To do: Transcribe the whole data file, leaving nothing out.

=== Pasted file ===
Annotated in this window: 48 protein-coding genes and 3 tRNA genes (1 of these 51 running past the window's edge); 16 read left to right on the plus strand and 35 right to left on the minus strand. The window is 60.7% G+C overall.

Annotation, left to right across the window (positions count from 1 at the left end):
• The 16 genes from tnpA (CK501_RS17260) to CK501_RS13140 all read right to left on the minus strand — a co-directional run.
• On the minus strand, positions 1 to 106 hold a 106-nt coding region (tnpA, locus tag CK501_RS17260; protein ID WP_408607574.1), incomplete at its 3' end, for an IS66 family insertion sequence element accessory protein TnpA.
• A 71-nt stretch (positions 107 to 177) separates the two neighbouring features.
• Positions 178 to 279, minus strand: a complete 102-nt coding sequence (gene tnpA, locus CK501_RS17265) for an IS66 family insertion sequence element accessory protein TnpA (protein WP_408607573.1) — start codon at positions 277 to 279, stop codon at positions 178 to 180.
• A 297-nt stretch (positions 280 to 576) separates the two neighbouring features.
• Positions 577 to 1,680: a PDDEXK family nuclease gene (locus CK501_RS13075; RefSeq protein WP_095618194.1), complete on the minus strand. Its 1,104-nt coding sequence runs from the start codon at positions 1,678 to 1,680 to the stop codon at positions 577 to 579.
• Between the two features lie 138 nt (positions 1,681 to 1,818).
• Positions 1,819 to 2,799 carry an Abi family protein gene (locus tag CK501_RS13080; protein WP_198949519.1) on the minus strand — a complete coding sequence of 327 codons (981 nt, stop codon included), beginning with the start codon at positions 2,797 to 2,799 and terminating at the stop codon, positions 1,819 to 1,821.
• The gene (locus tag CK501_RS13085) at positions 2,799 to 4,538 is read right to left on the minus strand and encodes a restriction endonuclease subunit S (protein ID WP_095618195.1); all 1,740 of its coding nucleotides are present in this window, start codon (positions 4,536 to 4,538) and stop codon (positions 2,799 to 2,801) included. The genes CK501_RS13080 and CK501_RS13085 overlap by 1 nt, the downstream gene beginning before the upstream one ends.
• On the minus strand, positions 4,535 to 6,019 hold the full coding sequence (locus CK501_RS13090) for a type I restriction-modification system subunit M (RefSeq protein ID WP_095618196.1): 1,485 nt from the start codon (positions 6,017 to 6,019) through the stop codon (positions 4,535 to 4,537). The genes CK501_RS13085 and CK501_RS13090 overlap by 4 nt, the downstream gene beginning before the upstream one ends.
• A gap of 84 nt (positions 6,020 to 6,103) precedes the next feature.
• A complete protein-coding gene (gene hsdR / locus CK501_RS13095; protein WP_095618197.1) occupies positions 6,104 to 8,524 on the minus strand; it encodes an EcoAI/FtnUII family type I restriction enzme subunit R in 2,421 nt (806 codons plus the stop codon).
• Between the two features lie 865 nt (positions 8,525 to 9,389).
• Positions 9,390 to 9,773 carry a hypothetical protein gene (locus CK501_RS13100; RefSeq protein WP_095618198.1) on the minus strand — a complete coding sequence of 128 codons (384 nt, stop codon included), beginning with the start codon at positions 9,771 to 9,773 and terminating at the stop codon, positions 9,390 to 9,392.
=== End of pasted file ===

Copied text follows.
Annotated in this window: 48 protein-coding genes and 3 tRNA genes (1 of these 51 running past the window's edge); 16 read left to right on the plus strand and 35 right to left on the minus strand. The window is 60.7% G+C overall.

Annotation, left to right across the window (positions count from 1 at the left end):
• The 16 genes from tnpA (CK501_RS17260) to CK501_RS13140 all read right to left on the minus strand — a co-directional run.
• On the minus strand, positions 1 to 106 hold a 106-nt coding region (tnpA, locus tag CK501_RS17260; protein ID WP_408607574.1), incomplete at its 3' end, for an IS66 family insertion sequence element accessory protein TnpA.
• A 71-nt stretch (positions 107 to 177) separates the two neighbouring features.
• Positions 178 to 279, minus strand: a complete 102-nt coding sequence (gene tnpA, locus CK501_RS17265) for an IS66 family insertion sequence element accessory protein TnpA (protein WP_408607573.1) — start codon at positions 277 to 279, stop codon at positions 178 to 180.
• A 297-nt stretch (positions 280 to 576) separates the two neighbouring features.
• Positions 577 to 1,680: a PDDEXK family nuclease gene (locus CK501_RS13075; RefSeq protein WP_095618194.1), complete on the minus strand. Its 1,104-nt coding sequence runs from the start codon at positions 1,678 to 1,680 to the stop codon at positions 577 to 579.
• Between the two features lie 138 nt (positions 1,681 to 1,818).
• Positions 1,819 to 2,799 carry an Abi family protein gene (locus tag CK501_RS13080; protein WP_198949519.1) on the minus strand — a complete coding sequence of 327 codons (981 nt, stop codon included), beginning with the start codon at positions 2,797 to 2,799 and terminating at the stop codon, positions 1,819 to 1,821.
• The gene (locus tag CK501_RS13085) at positions 2,799 to 4,538 is read right to left on the minus strand and encodes a restriction endonuclease subunit S (protein ID WP_095618195.1); all 1,740 of its coding nucleotides are present in this window, start codon (positions 4,536 to 4,538) and stop codon (positions 2,799 to 2,801) included. The genes CK501_RS13080 and CK501_RS13085 overlap by 1 nt, the downstream gene beginning before the upstream one ends.
• On the minus strand, positions 4,535 to 6,019 hold the full coding sequence (locus CK501_RS13090) for a type I restriction-modification system subunit M (RefSeq protein ID WP_095618196.1): 1,485 nt from the start codon (positions 6,017 to 6,019) through the stop codon (positions 4,535 to 4,537). The genes CK501_RS13085 and CK501_RS13090 overlap by 4 nt, the downstream gene beginning before the upstream one ends.
• A gap of 84 nt (positions 6,020 to 6,103) precedes the next feature.
• A complete protein-coding gene (gene hsdR / locus CK501_RS13095; protein WP_095618197.1) occupies positions 6,104 to 8,524 on the minus strand; it encodes an EcoAI/FtnUII family type I restriction enzme subunit R in 2,421 nt (806 codons plus the stop codon).
• Between the two features lie 865 nt (positions 8,525 to 9,389).
• Positions 9,390 to 9,773 carry a hypothetical protein gene (locus CK501_RS13100; RefSeq protein WP_095618198.1) on the minus strand — a complete coding sequence of 128 codons (384 nt, stop codon included), beginning with the start codon at positions 9,771 to 9,773 and terminating at the stop codon, positions 9,390 to 9,392.